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Your Options and the Way Forward: how coaching helps you see some action

On the last weekend in May I completed my first 'accelerator day' module with The Coaching Academy, a day spent learning how to talk clients through the options available to help them reach their goals and how then to proceed with the options they choose in an effective way.

As well as learning a TON of tools and approaches (some of which I'll be sharing further down the page) this day was also my first opportunity to network and collaborate with the other diploma students at the beautiful Latimer Place, a stunning venue in the Buckinghamshire Countryside. I met so many enthusiastic and inspiring people and now have a much bigger list of coaching clients as well as a couple of coaches for my own development. I've also joined coaching communities in North London and Bristol which will provide me with regular opportunities to meet and share ideas with fellow coaches on a regular basis.

With regards to the content of this module, there are three key points that I wanted to share because of how easy they are for anyone to use to help reach goals and proceed with actions. As a performance coach I'll be using these kinds of approaches, amongst many others, to encourage clients to identify the best way forward in reaching their personal targets.

1. Identify all the possible options or resolutions available to help you reach your goal. Then add some more. Then add a few more on top of that.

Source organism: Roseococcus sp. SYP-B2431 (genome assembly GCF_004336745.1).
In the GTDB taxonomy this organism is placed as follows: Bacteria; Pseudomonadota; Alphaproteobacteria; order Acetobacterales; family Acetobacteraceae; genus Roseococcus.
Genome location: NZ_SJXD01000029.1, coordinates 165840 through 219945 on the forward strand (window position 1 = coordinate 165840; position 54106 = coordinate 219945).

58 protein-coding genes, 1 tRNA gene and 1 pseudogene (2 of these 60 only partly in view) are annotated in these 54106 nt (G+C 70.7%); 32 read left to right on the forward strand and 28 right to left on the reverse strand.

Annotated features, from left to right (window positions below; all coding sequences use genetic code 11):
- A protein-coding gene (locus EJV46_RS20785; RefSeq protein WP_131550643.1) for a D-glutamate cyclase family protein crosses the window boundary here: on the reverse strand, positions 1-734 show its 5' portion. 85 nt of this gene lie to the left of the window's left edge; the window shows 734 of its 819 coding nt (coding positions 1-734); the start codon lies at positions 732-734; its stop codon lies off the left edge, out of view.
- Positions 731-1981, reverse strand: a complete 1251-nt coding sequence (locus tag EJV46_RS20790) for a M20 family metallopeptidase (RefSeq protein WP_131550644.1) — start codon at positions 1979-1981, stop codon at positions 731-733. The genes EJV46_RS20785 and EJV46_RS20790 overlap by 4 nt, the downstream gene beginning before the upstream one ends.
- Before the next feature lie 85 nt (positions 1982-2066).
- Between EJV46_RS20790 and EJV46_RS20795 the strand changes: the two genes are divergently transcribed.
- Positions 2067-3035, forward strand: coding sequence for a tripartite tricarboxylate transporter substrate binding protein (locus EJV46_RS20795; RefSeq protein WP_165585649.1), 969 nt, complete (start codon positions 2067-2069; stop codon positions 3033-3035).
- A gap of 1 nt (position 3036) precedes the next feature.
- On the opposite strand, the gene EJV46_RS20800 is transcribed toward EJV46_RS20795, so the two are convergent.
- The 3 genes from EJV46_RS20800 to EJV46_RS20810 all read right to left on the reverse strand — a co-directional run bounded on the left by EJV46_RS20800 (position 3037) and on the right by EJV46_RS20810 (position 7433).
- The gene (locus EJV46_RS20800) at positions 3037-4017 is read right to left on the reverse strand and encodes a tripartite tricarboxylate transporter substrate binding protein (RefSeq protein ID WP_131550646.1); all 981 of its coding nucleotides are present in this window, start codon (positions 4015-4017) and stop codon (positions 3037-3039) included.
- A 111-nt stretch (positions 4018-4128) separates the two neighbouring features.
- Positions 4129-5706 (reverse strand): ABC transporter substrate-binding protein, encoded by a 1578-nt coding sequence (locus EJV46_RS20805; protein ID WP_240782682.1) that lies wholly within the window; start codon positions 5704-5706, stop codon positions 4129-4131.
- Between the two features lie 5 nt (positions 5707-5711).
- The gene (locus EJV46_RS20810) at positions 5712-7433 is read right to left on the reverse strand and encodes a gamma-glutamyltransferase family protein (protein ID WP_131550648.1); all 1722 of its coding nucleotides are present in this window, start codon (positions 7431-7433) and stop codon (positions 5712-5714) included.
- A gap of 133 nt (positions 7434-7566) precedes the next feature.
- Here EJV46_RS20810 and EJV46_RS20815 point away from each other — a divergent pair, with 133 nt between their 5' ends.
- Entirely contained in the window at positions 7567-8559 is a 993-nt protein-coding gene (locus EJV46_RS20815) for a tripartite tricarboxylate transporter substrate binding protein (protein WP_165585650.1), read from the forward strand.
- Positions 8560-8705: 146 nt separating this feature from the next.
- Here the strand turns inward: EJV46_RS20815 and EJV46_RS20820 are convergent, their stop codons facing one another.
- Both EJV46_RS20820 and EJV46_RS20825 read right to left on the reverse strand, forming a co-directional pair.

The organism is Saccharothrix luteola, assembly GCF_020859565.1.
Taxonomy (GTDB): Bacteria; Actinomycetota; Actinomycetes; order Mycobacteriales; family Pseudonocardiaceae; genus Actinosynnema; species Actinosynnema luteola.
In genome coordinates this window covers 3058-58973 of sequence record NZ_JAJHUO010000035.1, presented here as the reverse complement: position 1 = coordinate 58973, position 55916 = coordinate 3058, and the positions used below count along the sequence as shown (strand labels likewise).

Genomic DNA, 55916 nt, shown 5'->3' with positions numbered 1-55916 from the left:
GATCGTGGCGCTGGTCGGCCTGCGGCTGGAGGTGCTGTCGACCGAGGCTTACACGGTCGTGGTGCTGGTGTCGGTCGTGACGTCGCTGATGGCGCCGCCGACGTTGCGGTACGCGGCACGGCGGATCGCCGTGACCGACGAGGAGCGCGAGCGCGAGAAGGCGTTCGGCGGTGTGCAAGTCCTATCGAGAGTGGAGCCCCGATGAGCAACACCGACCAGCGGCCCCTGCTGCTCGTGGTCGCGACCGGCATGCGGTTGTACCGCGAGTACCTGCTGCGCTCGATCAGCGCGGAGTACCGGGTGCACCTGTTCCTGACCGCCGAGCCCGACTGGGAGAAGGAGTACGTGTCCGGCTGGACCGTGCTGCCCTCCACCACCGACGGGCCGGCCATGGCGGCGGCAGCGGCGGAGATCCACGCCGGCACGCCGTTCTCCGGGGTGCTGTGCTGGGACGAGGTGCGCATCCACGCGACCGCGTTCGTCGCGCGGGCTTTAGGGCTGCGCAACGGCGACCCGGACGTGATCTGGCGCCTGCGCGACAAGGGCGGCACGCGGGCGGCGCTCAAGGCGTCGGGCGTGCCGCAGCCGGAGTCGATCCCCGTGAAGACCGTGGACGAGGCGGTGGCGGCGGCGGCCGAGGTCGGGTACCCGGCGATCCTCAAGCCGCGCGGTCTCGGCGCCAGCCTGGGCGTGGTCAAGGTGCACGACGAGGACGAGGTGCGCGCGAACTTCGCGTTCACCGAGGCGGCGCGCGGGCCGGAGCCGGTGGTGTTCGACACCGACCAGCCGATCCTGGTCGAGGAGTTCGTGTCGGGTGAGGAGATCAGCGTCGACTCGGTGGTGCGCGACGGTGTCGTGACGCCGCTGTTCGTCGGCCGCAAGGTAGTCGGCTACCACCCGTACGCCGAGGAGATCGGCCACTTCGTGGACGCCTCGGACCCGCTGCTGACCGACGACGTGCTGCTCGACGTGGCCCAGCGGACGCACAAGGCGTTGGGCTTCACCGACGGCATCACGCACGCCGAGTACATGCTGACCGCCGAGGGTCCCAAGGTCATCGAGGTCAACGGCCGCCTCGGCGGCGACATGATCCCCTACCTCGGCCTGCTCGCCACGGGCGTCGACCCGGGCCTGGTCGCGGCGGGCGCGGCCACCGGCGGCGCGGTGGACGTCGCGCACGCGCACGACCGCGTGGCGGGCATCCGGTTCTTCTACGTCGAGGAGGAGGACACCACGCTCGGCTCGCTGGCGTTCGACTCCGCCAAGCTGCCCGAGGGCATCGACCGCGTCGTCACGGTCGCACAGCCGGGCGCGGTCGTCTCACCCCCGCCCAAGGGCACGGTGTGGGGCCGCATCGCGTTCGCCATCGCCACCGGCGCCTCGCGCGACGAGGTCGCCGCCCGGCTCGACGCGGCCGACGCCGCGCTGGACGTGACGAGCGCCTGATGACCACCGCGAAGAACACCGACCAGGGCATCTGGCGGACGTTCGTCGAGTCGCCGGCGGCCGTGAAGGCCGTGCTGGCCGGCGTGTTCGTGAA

If you want to get from a to b but don't know quite where to start, one of the key things that you need to do is identify all the possible options that are available to you. For example, if you're trying to get fit, a common approach or option could be that you could join a gym. Many people will start their fitness journey this way, but for lots of us (myself included) a gym is not the ideal place to work out. Instead of maybe going for the most popular or common solution, spend some time thinking about all the options available to you. In this example this could be jogging outside, home workout videos, walking or cycling to and from work, group classes, personal training or a combination of these things. It sounds obvious but the more options you have, the more you can identify exactly what suits you, increasing the likelihood that you'll stick with it and achieve your target.

2. If you feel yourself struggling to proceed with an action or goal take a step back, look at your strengths and big yourself up.

Sometimes it's really difficult to know where to begin with or how to feel comfortable proceeding with a new challenge that you're setting yourself. In these situations it can be really beneficial to identify what it is you’re good at and how these strengths have helped you in the past. Giving yourself some recognition and credit for things you have already achieved can really help you to identify how those strengths could assist with new challenges. We all need to cut ourselves a little slack at times so really try and give yourself 10 minutes to big up your past achievements to help set a positive tone for tackling a new challenge.

3. Be specific

A key element of coaching is to help clients to identify how and when they will complete the actions that contribute to the achievement of their overall goal. The most effective way to do this is to make sure that any identified actions are super specific. Using the above example, this can simply be the difference between 'I'll go to the gym 3 times this week' and 'I'll go to the gym on Monday, Thursday and Saturday mornings and if I don't get up in time then I'll take my workout clothes to work with me and go after work'. Setting as many specifics as possible, as well as identifying what you might do if something gets in your way, means that you will be far more likely to stick to your actions and achieve your long-term goals much quicker.

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